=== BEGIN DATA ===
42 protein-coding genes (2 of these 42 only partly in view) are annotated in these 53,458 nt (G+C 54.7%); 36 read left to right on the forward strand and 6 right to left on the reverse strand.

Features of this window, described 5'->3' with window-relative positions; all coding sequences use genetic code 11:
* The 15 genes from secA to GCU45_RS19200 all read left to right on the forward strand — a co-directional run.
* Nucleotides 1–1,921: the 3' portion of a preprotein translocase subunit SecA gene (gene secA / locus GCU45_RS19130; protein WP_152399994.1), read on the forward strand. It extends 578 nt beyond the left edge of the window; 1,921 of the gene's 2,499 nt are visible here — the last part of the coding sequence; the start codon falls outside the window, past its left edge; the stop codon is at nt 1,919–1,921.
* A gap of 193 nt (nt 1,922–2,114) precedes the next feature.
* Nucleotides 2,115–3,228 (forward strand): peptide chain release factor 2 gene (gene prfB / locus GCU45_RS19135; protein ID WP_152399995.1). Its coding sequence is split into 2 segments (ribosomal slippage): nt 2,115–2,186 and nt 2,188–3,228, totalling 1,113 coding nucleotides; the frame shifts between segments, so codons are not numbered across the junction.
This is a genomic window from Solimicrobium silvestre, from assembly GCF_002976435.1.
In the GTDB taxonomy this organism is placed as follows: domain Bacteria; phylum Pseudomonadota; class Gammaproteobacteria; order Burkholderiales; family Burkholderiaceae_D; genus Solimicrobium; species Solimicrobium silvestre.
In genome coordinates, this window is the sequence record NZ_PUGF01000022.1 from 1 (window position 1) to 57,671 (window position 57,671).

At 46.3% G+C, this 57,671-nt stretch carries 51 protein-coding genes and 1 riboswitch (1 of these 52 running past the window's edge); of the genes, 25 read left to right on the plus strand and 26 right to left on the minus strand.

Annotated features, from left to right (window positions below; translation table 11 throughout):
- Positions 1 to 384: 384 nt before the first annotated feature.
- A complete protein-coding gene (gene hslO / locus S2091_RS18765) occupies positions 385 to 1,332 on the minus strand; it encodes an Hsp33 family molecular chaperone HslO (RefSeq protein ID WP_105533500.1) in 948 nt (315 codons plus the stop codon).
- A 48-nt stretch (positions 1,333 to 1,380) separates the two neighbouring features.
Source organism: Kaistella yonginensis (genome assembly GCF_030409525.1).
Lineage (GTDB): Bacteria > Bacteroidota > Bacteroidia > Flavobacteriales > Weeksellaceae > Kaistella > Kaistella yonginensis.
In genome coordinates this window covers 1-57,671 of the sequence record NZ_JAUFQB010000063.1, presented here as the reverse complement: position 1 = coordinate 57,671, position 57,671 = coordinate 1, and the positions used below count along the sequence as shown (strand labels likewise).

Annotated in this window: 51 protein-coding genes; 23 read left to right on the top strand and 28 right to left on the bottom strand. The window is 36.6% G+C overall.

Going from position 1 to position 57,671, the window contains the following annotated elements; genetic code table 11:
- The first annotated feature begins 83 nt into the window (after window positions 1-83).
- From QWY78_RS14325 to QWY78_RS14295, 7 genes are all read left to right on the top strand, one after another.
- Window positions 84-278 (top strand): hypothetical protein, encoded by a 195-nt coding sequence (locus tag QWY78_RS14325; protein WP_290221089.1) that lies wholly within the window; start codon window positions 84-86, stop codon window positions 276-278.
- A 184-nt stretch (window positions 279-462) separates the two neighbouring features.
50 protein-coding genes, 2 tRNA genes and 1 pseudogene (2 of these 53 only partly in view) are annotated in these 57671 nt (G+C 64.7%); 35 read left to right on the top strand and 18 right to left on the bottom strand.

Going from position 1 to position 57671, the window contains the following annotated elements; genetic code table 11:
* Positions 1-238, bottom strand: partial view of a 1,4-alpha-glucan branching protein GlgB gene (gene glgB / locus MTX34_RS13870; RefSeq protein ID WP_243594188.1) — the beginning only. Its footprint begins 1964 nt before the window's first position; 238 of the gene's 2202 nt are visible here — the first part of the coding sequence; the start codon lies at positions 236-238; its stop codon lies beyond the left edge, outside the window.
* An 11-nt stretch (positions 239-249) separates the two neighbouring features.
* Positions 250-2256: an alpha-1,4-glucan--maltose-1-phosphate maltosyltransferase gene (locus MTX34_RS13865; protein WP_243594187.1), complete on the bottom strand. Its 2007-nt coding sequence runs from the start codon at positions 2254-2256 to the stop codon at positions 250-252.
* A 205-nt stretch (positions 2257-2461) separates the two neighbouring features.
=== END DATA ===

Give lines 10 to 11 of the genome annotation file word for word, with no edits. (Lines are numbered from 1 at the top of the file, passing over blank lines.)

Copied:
At 46.3% G+C, this 57,671-nt stretch carries 51 protein-coding genes and 1 riboswitch (1 of these 52 running past the window's edge); of the genes, 25 read left to right on the plus strand and 26 right to left on the minus strand.

Annotated features, from left to right (window positions below; translation table 11 throughout):